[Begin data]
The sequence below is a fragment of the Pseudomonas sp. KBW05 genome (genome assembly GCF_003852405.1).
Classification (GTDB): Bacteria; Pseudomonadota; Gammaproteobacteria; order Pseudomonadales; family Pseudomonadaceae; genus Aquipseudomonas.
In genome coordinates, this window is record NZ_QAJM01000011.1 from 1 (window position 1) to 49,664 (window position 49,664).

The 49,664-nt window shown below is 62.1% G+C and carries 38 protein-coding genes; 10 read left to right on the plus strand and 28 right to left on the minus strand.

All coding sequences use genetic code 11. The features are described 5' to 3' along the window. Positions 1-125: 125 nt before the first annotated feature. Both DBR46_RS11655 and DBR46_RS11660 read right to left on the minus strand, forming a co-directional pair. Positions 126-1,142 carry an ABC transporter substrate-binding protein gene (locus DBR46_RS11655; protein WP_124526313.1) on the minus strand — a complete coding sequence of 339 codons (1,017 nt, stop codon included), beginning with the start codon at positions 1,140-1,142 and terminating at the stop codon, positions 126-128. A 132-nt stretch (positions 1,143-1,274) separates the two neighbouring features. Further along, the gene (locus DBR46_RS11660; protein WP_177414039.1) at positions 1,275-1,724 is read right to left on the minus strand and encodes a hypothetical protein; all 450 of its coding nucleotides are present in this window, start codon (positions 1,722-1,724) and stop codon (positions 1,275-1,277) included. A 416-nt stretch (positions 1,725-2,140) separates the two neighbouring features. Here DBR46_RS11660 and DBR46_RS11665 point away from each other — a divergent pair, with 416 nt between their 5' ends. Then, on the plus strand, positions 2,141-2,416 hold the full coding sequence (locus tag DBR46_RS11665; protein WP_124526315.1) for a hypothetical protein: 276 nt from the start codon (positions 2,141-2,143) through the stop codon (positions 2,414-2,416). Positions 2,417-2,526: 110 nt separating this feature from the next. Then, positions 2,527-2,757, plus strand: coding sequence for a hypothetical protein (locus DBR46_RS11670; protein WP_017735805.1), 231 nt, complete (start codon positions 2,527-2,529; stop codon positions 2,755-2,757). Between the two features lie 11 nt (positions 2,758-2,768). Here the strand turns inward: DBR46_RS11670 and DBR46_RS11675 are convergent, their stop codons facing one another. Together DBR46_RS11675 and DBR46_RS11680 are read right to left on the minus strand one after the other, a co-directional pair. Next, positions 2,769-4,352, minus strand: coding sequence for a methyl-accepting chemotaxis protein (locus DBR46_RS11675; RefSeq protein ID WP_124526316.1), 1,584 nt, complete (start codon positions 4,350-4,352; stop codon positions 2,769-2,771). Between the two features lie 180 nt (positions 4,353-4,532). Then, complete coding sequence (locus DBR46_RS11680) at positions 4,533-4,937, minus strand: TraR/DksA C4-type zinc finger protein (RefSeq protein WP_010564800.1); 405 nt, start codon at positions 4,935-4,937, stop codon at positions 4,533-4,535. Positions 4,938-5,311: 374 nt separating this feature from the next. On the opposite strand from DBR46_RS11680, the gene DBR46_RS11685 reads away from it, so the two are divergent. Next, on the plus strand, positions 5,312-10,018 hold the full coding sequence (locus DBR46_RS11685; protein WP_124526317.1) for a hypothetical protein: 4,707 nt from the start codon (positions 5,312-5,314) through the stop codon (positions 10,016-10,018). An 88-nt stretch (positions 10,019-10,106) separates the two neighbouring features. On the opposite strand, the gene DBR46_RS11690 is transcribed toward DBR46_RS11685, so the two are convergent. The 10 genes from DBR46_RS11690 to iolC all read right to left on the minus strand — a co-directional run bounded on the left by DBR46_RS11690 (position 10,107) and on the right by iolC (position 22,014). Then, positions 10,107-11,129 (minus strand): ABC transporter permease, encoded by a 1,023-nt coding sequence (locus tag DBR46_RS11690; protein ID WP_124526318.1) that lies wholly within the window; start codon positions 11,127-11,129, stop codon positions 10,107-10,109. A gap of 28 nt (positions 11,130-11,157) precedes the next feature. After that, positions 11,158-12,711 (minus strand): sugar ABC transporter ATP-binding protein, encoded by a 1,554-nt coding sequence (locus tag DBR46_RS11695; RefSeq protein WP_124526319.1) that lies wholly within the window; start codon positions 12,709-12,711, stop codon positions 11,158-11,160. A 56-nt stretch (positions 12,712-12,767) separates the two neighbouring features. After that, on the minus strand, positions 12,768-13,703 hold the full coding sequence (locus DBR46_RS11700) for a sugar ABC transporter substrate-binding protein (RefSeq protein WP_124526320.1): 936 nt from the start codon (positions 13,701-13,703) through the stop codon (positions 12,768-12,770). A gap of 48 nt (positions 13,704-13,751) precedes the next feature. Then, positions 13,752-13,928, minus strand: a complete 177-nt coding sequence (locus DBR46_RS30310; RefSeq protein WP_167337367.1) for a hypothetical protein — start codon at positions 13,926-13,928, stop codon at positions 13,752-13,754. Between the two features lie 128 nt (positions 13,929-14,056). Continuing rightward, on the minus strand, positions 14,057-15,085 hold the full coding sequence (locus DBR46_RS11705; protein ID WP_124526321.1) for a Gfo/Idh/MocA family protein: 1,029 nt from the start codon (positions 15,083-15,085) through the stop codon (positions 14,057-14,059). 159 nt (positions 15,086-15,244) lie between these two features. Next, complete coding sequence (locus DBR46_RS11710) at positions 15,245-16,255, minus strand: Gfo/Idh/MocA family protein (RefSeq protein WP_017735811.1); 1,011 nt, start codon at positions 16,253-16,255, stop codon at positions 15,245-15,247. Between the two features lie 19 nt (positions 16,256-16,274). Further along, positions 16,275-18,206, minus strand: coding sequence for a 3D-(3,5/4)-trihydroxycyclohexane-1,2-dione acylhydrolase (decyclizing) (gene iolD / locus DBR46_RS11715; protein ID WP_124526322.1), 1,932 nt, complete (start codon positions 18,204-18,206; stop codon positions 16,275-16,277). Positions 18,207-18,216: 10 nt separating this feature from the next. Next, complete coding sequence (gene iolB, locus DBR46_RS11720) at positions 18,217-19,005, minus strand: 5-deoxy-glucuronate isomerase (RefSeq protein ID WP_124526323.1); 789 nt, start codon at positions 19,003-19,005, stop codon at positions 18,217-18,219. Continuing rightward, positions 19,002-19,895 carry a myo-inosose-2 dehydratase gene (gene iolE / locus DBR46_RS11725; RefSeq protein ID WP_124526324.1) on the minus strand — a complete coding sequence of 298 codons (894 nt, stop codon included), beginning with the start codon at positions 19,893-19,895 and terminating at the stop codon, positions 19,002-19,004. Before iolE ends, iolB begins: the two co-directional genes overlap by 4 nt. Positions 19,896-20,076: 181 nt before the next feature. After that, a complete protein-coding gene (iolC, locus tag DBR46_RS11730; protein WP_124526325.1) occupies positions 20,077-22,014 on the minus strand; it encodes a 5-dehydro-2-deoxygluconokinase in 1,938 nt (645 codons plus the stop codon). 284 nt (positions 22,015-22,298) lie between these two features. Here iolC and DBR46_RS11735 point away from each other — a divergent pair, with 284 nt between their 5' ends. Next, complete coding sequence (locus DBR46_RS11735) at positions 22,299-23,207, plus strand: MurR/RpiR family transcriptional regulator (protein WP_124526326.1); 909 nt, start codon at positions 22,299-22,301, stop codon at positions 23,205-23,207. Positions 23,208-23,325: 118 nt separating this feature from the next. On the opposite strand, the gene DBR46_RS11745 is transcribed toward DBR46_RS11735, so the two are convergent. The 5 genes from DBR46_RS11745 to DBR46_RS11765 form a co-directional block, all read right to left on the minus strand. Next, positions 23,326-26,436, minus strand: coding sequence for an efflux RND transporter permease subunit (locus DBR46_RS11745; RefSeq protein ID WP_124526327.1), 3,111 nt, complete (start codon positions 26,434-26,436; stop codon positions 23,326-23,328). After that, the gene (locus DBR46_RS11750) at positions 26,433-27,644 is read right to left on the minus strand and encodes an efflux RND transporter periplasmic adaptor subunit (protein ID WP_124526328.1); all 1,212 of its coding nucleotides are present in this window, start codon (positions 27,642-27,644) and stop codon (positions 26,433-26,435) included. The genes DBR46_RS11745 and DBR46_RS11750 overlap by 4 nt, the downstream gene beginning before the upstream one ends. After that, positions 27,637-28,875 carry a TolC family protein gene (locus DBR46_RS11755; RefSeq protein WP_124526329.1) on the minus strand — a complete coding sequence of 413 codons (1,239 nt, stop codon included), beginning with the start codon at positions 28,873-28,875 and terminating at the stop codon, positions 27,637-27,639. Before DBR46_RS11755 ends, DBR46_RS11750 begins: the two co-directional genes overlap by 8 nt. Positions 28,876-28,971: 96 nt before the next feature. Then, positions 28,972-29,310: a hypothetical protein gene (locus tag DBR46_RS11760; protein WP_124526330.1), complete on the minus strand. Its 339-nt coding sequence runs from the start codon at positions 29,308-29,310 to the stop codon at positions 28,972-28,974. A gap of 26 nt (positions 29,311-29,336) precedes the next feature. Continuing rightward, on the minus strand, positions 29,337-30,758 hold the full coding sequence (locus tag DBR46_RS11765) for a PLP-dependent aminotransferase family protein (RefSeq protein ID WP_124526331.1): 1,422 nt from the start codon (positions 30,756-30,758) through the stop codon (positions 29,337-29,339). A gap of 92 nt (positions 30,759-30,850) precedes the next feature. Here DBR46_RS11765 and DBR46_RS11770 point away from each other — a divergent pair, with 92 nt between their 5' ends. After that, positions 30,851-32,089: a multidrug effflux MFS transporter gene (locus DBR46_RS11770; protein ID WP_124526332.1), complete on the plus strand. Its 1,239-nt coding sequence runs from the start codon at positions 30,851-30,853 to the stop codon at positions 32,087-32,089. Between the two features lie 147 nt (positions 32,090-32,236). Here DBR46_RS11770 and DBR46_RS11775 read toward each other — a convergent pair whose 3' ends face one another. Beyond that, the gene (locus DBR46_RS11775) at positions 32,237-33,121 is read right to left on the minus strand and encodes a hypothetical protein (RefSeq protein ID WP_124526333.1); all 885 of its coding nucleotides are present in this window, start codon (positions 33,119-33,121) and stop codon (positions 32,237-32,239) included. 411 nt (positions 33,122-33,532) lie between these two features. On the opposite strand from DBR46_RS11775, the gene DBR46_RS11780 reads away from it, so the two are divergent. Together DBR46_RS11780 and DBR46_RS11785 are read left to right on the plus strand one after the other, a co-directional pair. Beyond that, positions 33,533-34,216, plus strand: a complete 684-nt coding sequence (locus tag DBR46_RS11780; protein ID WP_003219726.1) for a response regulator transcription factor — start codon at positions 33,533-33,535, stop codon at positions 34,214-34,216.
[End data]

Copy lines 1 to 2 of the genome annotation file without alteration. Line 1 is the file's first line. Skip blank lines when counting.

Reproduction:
The sequence below is a fragment of the Pseudomonas sp. KBW05 genome (genome assembly GCF_003852405.1).
Classification (GTDB): Bacteria; Pseudomonadota; Gammaproteobacteria; order Pseudomonadales; family Pseudomonadaceae; genus Aquipseudomonas.